News
By Daniel José Camacho 10-03-2018

A new survey by the Public Religion Research Institute reveals deep divides over support for political candidates accused of sexual harassment. The most striking divide may be among major Christian groups.

The survey asked respondents about the likelihood of them voting for someone accused of sexual harassment by multiple people. PRRI provided Sojourners with a breakdown of responses to this question by religious affiliation.

White Christians, in all major groups, are significantly more likely to still consider voting for a candidate with sexual harassment accusations than other Christians of color.

Beyond internal religious divides, the survey also revealed a deep partisan divide. An overwhelming majority of Democrats — 81 percent — say they would definitely not vote for someone accused of sexual harassment by multiple people, while only 34 percent of Republicans say this fact would preclude their support.

The survey was conducted between Aug. 22, 2018 and Sept. 2, 2018, well before many of the accusations of sexual harassment against Brett Kavanagh came to public light.

“There isn't a big indication that these opinions have shifted,” Rob Griffin, Associate Director of Research at PRRI, told Sojourners. “What we tend to see around these [accusations of sexual harassment] is that a lot of these attitudes are already baked into partisanship and that's there's a relative amount of stability in these opinions.”

There were some differences in the responses according to gender. While 61 percent of Republican men say they would still consider voting for a candidate accused of sexual harassment by multiple people, 48 percent of Republican women reported that they would support such a candidate. The views of Democratic women and men were more aligned, with 84 percent of women and 76 percent of men reporting that they would not vote for a candidate with multiple sexual harassment accusations.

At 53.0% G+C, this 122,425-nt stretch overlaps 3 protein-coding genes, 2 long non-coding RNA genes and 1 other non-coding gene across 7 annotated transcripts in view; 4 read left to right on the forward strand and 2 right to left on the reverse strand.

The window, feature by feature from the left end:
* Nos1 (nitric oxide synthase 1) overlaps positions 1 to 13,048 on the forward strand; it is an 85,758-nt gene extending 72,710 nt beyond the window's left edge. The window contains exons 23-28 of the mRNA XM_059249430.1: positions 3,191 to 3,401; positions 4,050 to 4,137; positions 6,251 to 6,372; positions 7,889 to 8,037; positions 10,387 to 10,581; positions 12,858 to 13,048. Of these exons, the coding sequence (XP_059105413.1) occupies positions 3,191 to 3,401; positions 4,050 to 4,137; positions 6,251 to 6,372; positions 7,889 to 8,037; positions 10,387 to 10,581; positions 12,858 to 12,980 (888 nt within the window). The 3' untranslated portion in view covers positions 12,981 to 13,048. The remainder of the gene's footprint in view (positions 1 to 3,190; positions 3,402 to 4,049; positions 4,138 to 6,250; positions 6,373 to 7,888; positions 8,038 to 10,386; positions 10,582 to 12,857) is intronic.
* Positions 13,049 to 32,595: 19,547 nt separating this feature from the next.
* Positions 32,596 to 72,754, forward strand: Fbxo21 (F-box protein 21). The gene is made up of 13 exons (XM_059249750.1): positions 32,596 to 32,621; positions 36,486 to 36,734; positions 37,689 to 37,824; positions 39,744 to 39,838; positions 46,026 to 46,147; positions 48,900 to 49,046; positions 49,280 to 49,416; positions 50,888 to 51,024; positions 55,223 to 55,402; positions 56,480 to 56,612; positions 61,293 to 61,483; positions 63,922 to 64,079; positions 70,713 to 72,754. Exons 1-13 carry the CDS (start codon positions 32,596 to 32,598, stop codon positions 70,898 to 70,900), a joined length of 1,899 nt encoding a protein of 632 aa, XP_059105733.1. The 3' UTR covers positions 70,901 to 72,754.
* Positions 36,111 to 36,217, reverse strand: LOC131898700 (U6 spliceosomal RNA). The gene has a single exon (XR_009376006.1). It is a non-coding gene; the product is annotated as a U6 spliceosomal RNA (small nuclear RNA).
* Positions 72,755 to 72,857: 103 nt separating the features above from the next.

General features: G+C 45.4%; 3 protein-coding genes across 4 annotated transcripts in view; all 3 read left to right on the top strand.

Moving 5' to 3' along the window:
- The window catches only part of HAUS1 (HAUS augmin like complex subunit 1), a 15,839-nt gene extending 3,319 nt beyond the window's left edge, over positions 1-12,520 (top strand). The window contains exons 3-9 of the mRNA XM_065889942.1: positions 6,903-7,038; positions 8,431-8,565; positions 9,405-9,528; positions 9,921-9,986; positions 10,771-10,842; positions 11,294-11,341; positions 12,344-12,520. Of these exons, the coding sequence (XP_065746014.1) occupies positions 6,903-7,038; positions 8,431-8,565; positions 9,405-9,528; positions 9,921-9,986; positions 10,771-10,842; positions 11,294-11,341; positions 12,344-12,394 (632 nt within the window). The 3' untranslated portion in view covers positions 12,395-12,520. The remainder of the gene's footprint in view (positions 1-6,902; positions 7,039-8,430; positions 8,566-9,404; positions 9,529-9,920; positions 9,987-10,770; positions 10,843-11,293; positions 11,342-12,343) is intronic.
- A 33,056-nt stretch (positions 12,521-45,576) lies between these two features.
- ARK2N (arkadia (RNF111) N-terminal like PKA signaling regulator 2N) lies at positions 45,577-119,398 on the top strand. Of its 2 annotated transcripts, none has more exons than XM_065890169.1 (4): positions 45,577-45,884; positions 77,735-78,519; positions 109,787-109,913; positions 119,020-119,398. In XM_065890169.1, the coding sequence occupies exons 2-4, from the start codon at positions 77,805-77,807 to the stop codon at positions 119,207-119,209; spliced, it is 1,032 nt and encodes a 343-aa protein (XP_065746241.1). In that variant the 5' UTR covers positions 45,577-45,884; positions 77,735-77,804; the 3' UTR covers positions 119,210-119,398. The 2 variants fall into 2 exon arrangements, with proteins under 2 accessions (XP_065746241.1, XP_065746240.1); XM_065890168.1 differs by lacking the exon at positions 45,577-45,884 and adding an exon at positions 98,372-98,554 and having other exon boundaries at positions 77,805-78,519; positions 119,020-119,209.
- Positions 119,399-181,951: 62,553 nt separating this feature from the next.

The PRRI survey also addressed attitudes on other topics such as overturning Roe v. Wade and the likelihood of voting during midterms. Among its findings, white evangelical Protestants are increasingly exceptional among all religious groups in the United States.

According to the survey, white evangelical Protestants are the only major religious group with a majority that: believe Roe v. Wade was decided incorrectly (56 percent); and view Trump favorably (72 percent).

Read the results of the survey here .

Daniel is an Associate Web Editor at Sojourners.

Don't Miss a Story!

Get Sojourners delivered straight to your inbox.

Must Reads

Subscribe